> > community as well.
> We could do this in other ways though. For example, link to the person's
> wiki profile when you click on their hackergotchi. Have a little map (if
> they provided their geolocation in FAS) of where in the world they are
> from next to their hackergotchi. There are a lot of ways to do this that
> don't require non-Fedora posts.
> I'll be frank in saying I have way more to read than I ever possibly
> could. I feel very strongly that I need to read and participate in
> Fedora planet in order to effectively get my job done, so just ignoring
> it and shutting it out is not even an option. I guess it's time to start
> using a filter somehow
You and I are in the same boat. :-) In my RSS reader I can't ever seem
to read everything that goes on. And it's easy to get behind after
just a day or two, especially because I'm also subscribed to other
planets like Ubuntu, openSUSE, GNOME, and so forth. I tend to skim
titles and then dig in where I see something that looks interesting or
> > Earlier I remember Mike McGrath had talked about some of the issues we
> > had in "growth without scaling" as it pertained to FAS groups.
> > Because we have a very self-service group joining system, we have lots
> > of new FAS account holders joining groups with no context around them,
> > or any idea what they mean, or whether they even need to be in them.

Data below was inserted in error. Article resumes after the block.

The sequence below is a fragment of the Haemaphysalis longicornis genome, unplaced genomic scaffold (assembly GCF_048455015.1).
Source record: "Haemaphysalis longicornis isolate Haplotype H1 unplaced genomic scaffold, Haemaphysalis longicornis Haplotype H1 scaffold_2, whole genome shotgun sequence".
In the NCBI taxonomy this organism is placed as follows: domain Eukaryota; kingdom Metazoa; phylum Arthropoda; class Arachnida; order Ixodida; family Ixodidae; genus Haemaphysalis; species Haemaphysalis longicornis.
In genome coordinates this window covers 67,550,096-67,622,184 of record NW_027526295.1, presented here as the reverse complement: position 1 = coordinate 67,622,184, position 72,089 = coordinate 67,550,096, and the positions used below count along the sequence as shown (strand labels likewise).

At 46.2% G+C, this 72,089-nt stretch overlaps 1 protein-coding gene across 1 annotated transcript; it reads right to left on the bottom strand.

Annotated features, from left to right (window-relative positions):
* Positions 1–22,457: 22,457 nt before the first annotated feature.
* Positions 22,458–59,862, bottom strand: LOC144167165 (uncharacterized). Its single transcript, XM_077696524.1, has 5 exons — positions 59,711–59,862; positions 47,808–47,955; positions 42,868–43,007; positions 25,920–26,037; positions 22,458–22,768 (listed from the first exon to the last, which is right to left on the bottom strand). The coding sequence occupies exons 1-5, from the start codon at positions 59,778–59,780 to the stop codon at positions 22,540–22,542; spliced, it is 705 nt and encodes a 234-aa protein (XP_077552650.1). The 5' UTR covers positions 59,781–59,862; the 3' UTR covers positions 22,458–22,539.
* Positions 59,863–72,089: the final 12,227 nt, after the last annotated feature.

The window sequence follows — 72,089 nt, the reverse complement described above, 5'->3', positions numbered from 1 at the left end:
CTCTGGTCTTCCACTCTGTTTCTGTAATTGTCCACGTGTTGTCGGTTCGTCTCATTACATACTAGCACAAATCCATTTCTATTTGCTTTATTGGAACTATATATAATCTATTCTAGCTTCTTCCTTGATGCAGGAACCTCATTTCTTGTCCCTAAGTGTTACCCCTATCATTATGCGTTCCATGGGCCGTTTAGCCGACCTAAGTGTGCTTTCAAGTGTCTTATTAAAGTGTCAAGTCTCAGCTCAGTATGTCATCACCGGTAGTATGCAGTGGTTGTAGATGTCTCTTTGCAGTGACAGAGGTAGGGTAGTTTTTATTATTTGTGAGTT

> > As a result, there are "join queues" which have a very low signal to
> > noise ratio, and it's hard to figure out as a sponsor on which to take
> > action. We certainly want new contributors to be able to join (and be
> > approved for) groups easily, but the suggestion was made by someone
> > that invitation groups by default make more sense.
> > Does this idea work at all for the Planet? In other words, what if
> > there were a firehose feed that anyone can join (like getting a FAS
> > account and agreeing to the CLA/FPCA), and then be promoted to the
> > official Planet by simply having on-topic content? And could that
> > decision be made in a way that is equitable, scalable, community
> > owned, and which encourages great material on the Planet, without
> > being too cliquish?
> I think this is an excellent idea.
>  There are plenty of FLOSS blog aggregators out there that aggregate
> the various distro planets together. We don't really need to do it on
> our own. Yes, we're a free software project, yes other free software
> distros are free software, but I know where planet.otherdistro is.
> Talking about some joint work with another distro seems cool, or working
> with other people from that distro seems cool - actively promoting that
> distro to me feels very wrong.
It seems a bit out of place on our Planet, although far from a rampant
problem at this point. I'm certain we have people in the Fedora
community who are active in many different places, and that's not only
to be expected but is perfectly laudable. Each distro has appropriate
places to talk about work or information that's specific to that
distro. I think our immediate goal should be to build more context
around the Planet, giving people more complete and understandable
information about how they can populate it with cool and appropriate
Paul W. Frields http://paul.frields.org/